HOME WITH A VIEW? WHAT’S IT WORTH TO YOU

#HomeWithAView #HouseWithAView #RealEstate #HomePrices
The three most important things to consider when buying real estate, as the axiom goes, are location, location and location.
A house with a view of mountains, water, city lights etc., though everyone would like to have one, comes with a price.
Marilyn Lewis discussed this in an article for Nedwallet.com. It was also published in the April 16, 2018, edition of The Atlanta Journal-Constitution.
“Views are actually really difficult to quantify,” Lewis quotes Andy Krause, principal data scientist at Greenfield Advisors, a real estate research company.
A view is somewhat subjective, Lewis quotes Krause. There are, for example, lake “view” locations, which are different from, lake “front” locations. They also come at different prices.
There are city view locations, vs. panoramic city view locations, which allow you to see different parts of the city from every window in the house.
Then, there are views from different places. In Manhattan, a place that overlooks green space, say Central Park, costs much more than a green-space view in the countryside, Lewis quotes Mauricio Rodriguez, a real estate expert who chairs the finance department at Texas Christian University’s Neeley School of Business.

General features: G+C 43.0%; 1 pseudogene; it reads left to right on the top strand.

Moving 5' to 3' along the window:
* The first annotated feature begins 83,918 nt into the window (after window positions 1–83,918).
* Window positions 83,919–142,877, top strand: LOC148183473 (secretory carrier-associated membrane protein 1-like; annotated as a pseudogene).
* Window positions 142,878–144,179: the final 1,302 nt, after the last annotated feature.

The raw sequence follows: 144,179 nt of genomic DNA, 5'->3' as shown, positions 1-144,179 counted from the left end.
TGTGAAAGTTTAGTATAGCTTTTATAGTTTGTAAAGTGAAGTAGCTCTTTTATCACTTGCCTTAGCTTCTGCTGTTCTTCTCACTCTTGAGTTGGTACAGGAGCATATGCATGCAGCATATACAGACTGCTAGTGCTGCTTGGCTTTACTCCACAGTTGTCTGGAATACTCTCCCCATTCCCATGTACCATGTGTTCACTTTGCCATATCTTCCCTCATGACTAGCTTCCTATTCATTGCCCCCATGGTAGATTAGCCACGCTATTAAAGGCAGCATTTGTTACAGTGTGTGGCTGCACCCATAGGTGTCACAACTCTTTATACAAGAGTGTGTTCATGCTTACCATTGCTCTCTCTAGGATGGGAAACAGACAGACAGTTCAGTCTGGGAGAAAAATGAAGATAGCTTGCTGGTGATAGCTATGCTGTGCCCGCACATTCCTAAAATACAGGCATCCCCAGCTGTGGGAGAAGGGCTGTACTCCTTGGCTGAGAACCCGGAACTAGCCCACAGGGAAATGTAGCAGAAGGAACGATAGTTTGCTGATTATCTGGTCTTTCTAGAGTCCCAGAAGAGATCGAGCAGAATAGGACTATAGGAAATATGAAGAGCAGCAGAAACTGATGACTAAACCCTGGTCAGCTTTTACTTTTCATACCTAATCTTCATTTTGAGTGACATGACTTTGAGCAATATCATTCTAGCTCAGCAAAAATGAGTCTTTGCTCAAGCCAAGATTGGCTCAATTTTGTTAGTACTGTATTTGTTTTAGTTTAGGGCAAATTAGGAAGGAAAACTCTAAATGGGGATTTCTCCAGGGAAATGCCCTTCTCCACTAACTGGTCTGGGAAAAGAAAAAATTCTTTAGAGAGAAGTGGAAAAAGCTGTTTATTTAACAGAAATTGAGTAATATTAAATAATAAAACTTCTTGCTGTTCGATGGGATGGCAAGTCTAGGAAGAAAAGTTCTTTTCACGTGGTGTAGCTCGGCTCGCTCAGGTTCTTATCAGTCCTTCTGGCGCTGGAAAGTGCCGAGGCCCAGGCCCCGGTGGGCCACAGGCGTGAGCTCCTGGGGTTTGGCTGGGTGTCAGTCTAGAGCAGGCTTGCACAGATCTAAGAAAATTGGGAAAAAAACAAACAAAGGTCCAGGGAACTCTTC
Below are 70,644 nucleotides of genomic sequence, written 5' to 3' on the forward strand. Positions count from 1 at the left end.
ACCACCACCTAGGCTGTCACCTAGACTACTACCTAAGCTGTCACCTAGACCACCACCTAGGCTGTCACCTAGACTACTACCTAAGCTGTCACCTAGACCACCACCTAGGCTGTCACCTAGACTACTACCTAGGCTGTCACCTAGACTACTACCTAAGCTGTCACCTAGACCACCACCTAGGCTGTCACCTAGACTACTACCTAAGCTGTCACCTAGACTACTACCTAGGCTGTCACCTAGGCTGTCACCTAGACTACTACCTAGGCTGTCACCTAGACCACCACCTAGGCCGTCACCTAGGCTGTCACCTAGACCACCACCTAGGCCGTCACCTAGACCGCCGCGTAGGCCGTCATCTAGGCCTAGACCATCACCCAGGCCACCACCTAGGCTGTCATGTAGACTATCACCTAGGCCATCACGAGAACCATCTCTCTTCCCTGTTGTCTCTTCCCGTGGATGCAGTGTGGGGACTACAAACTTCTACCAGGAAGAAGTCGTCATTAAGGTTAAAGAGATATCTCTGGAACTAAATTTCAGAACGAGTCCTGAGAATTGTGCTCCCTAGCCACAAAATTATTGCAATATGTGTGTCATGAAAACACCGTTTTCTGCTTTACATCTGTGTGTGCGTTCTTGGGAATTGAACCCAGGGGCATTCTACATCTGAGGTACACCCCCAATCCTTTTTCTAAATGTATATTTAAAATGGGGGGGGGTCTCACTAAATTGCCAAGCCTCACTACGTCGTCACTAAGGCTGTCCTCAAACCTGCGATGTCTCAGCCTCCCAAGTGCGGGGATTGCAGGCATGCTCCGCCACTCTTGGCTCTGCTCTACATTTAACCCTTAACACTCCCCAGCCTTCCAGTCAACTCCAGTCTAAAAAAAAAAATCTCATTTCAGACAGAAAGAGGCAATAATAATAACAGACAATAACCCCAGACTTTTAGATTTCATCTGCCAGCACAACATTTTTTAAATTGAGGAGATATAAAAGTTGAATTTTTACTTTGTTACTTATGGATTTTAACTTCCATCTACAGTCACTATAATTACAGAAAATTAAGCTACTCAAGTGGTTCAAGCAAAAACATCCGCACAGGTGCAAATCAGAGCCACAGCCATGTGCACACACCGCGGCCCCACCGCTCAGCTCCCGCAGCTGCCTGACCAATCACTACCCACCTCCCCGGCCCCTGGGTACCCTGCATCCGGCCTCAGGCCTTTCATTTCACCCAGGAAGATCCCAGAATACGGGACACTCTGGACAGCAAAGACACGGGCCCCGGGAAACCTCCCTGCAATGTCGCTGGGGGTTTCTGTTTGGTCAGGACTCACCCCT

So, pricing a view is the difficult part. Here’s what Lewis attributes to Krause’s automated valuation models:
• Add 5 to 10 percent for a home on flat ground, with an unobstructed view of an open space or a park. If an identical home is worth $500,000 elsewhere in Seattle, this view could boost the price to $525,000 to $550,000.
• Add 10 to 30 percent for a home part way up a hill with a partially obstructed water view over neighbors’ rooftops. The degree of obstruction will vary the price.
• Add 30 to 50 percent if the above view is unobstructed.
• Add 50 to 75 percent for a hilltop home with an unobstructed cityscape or open-space vista.
• Add 75 to 100 percent for an unobstructed big-lake or ocean view.

In short, you have to decide, when buying a house, how much you are willing to pay for a view, particularly in expensive housing markets.
Also, if you have a location with a view, you need to find out whether that view is protected, the article says. In other words, if someone will one day be allowed to build something in front of you that will obstruct, or obliterate, your view, that’s worth less than a view that is protected.
The article also advises homebuyers to look for bargains, like a house in which a wall covers a nice view, or adding a deck to take advantage of the view. Those can be fixed with a remodel that will cost you less than the new value of your house.